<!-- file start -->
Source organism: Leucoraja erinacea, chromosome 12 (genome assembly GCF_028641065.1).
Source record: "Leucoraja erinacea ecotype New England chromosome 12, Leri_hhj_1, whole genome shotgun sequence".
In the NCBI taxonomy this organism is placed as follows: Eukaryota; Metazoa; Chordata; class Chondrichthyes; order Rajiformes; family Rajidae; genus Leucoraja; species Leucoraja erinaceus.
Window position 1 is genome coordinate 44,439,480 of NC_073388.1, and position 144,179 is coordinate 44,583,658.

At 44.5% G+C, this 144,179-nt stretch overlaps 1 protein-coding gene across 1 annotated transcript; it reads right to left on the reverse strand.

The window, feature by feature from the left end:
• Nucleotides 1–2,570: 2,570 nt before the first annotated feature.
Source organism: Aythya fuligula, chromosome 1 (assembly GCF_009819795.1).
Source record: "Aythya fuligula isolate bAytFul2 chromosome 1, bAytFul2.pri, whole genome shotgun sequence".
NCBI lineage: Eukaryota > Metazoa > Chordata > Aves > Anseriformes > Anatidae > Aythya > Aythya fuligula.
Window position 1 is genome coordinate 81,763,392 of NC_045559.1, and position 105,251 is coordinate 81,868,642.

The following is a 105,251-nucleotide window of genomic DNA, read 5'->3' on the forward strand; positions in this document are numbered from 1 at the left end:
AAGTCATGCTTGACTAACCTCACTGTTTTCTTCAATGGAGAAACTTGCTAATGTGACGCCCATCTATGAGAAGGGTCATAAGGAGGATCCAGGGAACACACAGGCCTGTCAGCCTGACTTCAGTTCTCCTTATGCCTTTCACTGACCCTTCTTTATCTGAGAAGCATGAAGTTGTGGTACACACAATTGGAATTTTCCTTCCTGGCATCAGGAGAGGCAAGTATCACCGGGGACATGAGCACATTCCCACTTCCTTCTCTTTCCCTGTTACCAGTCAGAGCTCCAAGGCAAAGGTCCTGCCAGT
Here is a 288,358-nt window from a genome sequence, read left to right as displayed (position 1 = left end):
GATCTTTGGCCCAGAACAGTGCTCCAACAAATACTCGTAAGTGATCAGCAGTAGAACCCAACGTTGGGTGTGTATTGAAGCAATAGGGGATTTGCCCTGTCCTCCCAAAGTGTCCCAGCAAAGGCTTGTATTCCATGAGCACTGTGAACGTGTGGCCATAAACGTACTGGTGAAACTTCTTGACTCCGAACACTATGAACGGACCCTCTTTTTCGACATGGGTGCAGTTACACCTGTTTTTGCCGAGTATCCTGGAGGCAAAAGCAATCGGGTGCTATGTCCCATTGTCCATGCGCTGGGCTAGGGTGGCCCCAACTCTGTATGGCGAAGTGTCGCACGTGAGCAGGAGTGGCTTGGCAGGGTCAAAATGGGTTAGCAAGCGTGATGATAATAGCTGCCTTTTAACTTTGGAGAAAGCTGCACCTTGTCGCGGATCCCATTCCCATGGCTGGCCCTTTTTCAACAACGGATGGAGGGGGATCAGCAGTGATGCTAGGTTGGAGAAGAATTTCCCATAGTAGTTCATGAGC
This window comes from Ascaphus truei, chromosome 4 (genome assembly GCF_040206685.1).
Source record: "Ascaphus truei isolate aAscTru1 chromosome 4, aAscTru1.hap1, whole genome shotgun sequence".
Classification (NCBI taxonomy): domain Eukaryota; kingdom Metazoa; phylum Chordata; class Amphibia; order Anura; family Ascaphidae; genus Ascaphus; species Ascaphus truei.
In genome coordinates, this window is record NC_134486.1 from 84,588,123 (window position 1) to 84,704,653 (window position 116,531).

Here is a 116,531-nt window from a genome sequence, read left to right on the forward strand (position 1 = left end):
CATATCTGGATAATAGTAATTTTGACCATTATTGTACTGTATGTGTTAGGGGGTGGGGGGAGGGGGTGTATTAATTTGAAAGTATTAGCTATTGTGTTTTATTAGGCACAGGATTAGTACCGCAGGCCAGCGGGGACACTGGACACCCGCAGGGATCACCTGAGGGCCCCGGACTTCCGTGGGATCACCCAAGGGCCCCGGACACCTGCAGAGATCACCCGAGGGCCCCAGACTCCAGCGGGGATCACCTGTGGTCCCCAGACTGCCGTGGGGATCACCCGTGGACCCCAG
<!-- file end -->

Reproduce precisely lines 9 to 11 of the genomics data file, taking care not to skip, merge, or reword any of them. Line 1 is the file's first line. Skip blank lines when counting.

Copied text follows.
Source record: "Aythya fuligula isolate bAytFul2 chromosome 1, bAytFul2.pri, whole genome shotgun sequence".
NCBI lineage: Eukaryota > Metazoa > Chordata > Aves > Anseriformes > Anatidae > Aythya > Aythya fuligula.
Window position 1 is genome coordinate 81,763,392 of NC_045559.1, and position 105,251 is coordinate 81,868,642.